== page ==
Monday, April 16, 2007

Predictive mapping of climate-related conflict

The Wilson Center last month sponsored a very interesting discussion about how climate change (and resource scarcity more generally) may cause social and political conflict. In the discussion Marc Levy and Charles Vörösmarty discuss their effort to map the regions where climate change may lead to conflict:

[The project] overlay[s] geospatial information with demographic and conflict data to assess the connections between environmental factors—particularly shocks to water supply—and conflict. The researchers hypothesize that the links connecting environmental scarcity and conflict are found between groups at the local—not the state—level, and that changes in availability and distribution of local resources, and the context in which scarcity occurs, are the true indicators of increased risk of environmental conflict....

Looking at the local level, Levy and Vörösmarty's team discovered that changes in rainfall patterns can contribute to conflict indirectly through economic shocks. Increased scientific understanding of the water cycle and more accurate models now allow researchers to compare the amount of surface water available for human consumption with actual consumption data to identify potential sources of conflict. Additionally, overlaying demographic data with other datasets—such as water extraction, climate variance, and land cover change—allows researchers to identify particularly vulnerable regions.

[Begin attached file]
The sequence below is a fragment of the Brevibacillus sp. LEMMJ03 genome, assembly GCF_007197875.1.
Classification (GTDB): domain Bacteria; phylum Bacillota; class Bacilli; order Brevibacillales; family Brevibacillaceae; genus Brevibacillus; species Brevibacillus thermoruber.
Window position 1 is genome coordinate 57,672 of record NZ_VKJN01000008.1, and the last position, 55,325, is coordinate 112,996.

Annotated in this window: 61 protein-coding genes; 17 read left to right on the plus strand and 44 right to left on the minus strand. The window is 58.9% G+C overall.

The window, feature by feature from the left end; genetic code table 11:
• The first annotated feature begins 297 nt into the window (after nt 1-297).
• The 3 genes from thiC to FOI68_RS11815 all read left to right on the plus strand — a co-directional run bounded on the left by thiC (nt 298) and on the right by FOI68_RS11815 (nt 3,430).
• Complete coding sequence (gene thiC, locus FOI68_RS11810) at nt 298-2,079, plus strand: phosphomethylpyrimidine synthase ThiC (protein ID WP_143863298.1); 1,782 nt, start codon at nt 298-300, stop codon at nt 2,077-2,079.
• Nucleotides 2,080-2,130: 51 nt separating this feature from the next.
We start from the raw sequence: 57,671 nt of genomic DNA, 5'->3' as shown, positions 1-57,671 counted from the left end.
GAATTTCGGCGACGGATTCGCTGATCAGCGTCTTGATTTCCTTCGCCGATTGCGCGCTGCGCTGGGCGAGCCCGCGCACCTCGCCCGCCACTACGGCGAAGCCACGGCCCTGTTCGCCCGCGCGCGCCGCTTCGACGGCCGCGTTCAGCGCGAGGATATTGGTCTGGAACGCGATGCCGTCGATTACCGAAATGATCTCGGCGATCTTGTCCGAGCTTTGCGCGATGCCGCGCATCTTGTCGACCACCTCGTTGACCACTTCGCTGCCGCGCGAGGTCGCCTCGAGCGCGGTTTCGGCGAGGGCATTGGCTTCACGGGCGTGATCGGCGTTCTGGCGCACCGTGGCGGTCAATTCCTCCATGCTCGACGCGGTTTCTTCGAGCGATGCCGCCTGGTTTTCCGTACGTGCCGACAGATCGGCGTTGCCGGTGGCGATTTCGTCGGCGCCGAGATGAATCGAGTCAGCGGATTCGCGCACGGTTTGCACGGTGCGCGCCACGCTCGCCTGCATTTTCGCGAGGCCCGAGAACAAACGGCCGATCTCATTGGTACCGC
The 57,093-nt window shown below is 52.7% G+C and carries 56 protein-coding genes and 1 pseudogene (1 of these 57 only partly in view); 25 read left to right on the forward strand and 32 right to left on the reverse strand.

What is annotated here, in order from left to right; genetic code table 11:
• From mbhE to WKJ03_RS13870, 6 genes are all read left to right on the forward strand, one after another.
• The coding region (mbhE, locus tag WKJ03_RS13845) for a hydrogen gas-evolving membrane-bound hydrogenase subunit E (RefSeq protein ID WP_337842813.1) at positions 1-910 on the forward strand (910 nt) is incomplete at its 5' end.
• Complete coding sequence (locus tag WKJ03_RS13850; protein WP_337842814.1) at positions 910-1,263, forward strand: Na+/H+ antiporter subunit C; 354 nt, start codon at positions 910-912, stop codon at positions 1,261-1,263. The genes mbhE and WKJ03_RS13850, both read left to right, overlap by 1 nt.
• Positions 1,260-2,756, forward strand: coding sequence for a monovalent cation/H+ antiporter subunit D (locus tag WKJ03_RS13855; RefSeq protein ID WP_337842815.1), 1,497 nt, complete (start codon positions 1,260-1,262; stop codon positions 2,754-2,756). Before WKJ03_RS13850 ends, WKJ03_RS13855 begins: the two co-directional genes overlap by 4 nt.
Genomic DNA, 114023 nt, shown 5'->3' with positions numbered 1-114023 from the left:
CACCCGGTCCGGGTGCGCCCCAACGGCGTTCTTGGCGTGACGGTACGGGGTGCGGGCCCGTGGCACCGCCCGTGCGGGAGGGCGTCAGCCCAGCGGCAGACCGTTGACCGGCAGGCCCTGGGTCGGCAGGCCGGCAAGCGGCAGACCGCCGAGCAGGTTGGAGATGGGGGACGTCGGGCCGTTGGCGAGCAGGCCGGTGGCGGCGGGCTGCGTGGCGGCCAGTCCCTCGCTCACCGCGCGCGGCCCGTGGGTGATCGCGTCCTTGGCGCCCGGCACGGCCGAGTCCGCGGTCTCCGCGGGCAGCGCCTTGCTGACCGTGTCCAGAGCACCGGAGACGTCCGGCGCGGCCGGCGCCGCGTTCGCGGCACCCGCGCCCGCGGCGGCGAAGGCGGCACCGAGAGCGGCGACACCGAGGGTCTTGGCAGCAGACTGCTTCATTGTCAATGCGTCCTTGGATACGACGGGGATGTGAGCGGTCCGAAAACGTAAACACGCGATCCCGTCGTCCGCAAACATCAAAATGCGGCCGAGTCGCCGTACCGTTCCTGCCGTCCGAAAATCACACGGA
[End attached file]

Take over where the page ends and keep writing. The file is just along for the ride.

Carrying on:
Using data-overlay maps, Vörösmarty pointed to potential "hospots" where conflict could occur, such as regions that are severely overdrawing their water resources to produce and export food, and those where climate change may increase rainfall variability. Such maps, which reveal the relationships between vulnerable societies and water (or other resources), may provide information that can be applied to management and policy decisions, he noted: "We take these kinds of maps and our estimates of local water supply and we combine them and make a series of calculations that now are beginning to embed the human perspective. So instead of just talking about the excess water…we can talk about how much of that runoff supports how many people and how many times those people use and reuse that water supply and impart pollution signatures into the mix."

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